Under the proposed changes, beer companies making fewer than 30,000 barrels annually would be allowed to exit their existing distribution agreements by giving 45 days notice and paying fair market value. Brewers making 12,500 barrels or less would be required to pay fair market value for the product remaining in a wholesaler’s warehouse, while companies making between 12,500 and 30,000 barrels would be required to pay the fee as well as the wholesaler’s marketing costs.

Currently, brewers are required to give 180-days notice and show “good cause.”…

Read more here.

Utah Partially Repeals Its Weak Beer Laws

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In December of last year, R Street’s Jarrett Dieterle took to the pages of The Salt Lake Tribune to call on Utah politicians to scrap the state’s ‘weak beer’ law, which forbids grocery stores from selling beer over 3.2 percent alcohol by weight. According to the Tribune, Utah lawmakers have reached a deal to raise the limit to 4.0 percent, although they were unable to secure a full repeal:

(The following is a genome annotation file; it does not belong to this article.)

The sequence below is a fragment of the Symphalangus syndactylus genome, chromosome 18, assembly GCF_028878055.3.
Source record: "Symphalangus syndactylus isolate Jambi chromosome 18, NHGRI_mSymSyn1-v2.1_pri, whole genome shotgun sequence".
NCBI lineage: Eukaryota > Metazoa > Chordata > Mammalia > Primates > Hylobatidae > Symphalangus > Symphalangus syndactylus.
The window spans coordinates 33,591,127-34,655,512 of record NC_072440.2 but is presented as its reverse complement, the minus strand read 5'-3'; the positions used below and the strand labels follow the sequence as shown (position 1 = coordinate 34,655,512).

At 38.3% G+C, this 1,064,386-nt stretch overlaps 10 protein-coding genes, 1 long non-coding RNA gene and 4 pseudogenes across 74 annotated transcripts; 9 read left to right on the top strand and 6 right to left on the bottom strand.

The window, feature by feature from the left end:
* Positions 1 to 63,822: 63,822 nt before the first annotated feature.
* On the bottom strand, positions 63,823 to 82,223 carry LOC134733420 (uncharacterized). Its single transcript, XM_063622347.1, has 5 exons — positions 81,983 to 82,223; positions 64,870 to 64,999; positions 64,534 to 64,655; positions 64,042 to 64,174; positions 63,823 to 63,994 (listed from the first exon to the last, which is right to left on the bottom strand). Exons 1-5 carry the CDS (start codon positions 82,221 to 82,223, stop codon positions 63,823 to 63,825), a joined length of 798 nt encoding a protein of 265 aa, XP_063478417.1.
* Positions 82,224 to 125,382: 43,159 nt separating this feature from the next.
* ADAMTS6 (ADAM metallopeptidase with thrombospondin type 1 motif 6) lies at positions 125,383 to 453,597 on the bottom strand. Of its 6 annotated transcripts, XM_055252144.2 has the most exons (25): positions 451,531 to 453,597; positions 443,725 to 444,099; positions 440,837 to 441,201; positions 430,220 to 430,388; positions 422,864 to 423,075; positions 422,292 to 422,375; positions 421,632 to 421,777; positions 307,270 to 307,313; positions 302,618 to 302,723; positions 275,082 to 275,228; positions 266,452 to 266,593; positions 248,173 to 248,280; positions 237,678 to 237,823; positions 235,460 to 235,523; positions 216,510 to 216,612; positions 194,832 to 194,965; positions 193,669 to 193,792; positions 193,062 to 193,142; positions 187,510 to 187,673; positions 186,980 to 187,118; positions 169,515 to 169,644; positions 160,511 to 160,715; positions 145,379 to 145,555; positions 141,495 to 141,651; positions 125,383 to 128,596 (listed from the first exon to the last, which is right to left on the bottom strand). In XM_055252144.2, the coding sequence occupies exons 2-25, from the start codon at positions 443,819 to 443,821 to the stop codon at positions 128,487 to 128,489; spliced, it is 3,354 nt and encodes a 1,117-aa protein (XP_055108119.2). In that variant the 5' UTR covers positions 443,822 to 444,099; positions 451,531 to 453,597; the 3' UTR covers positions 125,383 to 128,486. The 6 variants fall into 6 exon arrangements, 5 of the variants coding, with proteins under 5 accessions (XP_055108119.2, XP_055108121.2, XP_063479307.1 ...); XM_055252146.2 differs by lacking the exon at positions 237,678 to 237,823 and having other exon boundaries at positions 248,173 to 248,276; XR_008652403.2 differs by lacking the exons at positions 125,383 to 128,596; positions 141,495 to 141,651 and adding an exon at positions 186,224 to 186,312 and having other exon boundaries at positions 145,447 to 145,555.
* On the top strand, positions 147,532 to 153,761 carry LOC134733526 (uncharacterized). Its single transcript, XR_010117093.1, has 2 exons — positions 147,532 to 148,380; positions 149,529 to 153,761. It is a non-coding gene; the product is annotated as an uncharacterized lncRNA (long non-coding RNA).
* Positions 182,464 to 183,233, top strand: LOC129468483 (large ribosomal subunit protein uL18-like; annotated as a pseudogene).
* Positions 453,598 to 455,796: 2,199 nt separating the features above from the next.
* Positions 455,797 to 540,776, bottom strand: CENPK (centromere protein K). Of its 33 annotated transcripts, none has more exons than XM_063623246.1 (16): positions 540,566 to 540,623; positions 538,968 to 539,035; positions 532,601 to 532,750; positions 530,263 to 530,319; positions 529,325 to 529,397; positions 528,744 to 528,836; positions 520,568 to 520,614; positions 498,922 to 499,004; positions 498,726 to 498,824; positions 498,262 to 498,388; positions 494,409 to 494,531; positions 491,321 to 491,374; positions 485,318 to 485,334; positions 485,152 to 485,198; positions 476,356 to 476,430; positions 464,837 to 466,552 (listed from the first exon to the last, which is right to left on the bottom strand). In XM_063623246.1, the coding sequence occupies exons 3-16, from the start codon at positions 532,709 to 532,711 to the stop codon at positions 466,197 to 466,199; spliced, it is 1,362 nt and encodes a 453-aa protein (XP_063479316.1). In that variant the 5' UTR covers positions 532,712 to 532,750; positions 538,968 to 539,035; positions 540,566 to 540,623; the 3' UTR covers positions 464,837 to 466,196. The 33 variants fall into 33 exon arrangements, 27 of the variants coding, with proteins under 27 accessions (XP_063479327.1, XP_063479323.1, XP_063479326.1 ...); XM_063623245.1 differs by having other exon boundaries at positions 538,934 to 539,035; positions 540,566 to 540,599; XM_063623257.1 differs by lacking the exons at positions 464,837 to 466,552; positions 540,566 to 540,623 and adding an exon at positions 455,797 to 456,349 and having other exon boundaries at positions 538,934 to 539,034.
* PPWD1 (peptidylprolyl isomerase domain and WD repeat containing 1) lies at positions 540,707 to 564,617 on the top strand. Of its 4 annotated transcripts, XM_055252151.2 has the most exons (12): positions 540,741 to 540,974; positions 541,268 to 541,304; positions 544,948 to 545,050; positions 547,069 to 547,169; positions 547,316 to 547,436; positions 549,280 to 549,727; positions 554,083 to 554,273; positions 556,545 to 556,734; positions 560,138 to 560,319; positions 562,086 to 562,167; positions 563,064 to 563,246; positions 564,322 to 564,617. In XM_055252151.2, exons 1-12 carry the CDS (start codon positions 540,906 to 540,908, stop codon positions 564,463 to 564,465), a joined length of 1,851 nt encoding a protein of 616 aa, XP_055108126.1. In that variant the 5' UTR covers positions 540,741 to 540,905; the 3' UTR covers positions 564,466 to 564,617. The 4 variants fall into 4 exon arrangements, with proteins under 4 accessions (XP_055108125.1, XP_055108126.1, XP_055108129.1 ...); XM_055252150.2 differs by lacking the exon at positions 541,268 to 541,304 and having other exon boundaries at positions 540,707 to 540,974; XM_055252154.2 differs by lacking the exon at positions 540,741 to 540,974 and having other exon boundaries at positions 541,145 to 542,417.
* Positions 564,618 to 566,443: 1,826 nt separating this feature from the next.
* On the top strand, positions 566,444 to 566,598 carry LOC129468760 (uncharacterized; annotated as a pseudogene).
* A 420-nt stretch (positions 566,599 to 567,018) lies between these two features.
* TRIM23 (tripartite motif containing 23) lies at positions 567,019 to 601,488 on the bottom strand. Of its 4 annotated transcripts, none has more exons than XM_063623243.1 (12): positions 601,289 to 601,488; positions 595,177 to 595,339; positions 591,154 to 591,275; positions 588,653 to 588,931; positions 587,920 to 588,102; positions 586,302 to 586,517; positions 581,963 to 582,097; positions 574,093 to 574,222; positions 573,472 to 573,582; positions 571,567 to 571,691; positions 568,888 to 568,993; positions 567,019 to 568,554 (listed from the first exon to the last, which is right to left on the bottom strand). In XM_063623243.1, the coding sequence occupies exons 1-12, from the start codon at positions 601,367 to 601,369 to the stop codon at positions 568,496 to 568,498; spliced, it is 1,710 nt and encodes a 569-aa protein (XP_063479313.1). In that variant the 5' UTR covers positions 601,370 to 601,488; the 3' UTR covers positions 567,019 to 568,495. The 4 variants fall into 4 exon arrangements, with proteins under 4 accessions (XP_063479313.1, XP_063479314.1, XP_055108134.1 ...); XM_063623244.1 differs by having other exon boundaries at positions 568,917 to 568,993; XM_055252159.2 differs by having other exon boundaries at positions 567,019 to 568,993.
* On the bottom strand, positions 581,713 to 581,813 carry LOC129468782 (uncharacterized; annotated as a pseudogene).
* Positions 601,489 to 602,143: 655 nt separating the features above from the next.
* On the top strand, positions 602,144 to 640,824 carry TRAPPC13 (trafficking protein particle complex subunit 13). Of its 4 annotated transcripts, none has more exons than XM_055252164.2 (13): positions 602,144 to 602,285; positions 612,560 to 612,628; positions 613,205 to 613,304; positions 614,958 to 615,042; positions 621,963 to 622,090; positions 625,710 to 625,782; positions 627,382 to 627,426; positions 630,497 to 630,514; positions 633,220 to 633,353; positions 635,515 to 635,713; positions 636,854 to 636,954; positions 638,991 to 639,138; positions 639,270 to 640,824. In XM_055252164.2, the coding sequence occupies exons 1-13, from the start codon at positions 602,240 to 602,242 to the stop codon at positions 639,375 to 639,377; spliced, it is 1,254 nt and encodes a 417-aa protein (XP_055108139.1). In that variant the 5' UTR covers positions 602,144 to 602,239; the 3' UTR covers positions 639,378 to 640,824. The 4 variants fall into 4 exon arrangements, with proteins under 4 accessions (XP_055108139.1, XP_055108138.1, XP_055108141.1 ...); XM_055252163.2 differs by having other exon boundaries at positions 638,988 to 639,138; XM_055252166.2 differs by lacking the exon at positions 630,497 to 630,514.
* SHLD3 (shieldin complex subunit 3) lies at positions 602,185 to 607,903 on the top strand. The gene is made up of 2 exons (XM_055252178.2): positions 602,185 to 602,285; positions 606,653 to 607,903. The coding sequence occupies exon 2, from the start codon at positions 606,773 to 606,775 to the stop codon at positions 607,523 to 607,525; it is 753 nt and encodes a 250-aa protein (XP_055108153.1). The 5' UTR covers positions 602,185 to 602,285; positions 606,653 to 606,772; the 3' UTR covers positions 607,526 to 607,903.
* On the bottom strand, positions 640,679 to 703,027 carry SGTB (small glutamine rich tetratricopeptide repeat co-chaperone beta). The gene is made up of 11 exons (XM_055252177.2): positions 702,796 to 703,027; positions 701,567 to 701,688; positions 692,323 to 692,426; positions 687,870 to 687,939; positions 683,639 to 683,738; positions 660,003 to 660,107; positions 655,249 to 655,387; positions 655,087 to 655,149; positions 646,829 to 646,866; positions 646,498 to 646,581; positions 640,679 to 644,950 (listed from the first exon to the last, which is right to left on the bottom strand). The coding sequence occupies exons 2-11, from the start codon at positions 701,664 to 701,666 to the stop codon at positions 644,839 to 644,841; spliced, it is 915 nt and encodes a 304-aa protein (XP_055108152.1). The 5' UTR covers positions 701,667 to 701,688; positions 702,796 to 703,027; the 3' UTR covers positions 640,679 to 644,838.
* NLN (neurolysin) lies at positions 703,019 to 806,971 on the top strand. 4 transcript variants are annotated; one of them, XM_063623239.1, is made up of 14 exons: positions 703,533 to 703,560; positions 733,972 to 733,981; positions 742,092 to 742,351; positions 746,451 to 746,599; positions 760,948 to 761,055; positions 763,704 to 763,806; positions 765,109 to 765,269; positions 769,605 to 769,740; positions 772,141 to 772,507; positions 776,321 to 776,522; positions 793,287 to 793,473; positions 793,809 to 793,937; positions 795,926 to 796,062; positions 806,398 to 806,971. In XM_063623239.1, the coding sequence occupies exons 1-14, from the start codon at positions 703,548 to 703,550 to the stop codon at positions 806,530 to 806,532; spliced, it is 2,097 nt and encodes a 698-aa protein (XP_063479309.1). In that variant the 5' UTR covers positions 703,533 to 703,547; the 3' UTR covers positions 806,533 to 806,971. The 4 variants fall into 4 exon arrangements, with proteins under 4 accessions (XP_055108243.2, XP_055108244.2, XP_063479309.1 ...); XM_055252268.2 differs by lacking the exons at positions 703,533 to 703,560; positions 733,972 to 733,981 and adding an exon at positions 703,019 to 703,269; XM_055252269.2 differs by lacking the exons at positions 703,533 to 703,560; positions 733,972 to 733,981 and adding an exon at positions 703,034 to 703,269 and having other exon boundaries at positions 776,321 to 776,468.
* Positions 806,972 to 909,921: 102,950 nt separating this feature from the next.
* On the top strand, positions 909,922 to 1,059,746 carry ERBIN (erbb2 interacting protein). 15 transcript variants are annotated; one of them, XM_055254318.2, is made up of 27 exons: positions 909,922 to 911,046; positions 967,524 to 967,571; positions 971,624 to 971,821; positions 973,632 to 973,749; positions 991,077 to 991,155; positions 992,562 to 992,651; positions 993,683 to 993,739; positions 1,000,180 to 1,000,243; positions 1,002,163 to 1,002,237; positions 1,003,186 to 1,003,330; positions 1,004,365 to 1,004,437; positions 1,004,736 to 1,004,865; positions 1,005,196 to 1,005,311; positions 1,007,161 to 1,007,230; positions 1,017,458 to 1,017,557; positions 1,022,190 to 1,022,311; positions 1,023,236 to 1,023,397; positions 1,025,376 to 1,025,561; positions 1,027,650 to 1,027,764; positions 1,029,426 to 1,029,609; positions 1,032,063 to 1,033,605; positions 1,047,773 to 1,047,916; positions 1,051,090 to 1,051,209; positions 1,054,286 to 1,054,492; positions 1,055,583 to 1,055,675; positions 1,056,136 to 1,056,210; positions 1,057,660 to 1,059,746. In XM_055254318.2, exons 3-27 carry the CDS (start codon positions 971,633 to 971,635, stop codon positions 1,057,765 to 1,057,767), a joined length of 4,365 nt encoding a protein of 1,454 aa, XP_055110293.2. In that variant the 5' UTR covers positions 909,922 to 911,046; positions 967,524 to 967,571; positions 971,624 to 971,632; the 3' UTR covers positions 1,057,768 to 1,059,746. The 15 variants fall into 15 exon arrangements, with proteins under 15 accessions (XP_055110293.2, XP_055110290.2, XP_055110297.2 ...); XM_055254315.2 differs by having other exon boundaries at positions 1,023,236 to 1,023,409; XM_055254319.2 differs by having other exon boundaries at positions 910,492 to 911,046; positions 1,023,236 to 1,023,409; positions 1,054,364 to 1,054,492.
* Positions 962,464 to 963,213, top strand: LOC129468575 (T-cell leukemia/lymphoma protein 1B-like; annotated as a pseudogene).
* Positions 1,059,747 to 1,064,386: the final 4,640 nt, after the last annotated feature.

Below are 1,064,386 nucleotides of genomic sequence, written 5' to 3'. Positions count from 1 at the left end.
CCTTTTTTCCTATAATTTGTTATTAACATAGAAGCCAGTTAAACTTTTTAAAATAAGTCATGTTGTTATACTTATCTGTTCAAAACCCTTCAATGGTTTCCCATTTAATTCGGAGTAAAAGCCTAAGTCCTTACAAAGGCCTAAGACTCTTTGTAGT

Utah lawmakers have struck a deal to let higher-alcohol beer be sold in Utah grocery and convenience stores.

House members signed off on the measure Wednesday by a 61-14 vote, sending the bill back to the Senate for a final vote that is expected to occur Thursday.

This second substitute bill would boost the cap on retail beer from 3.2 percent to 4 percent by weight, a level that would include the majority of beer that already is in retail outlets, said bill sponsor, Sen. Jerry Stevenson, R-Layton…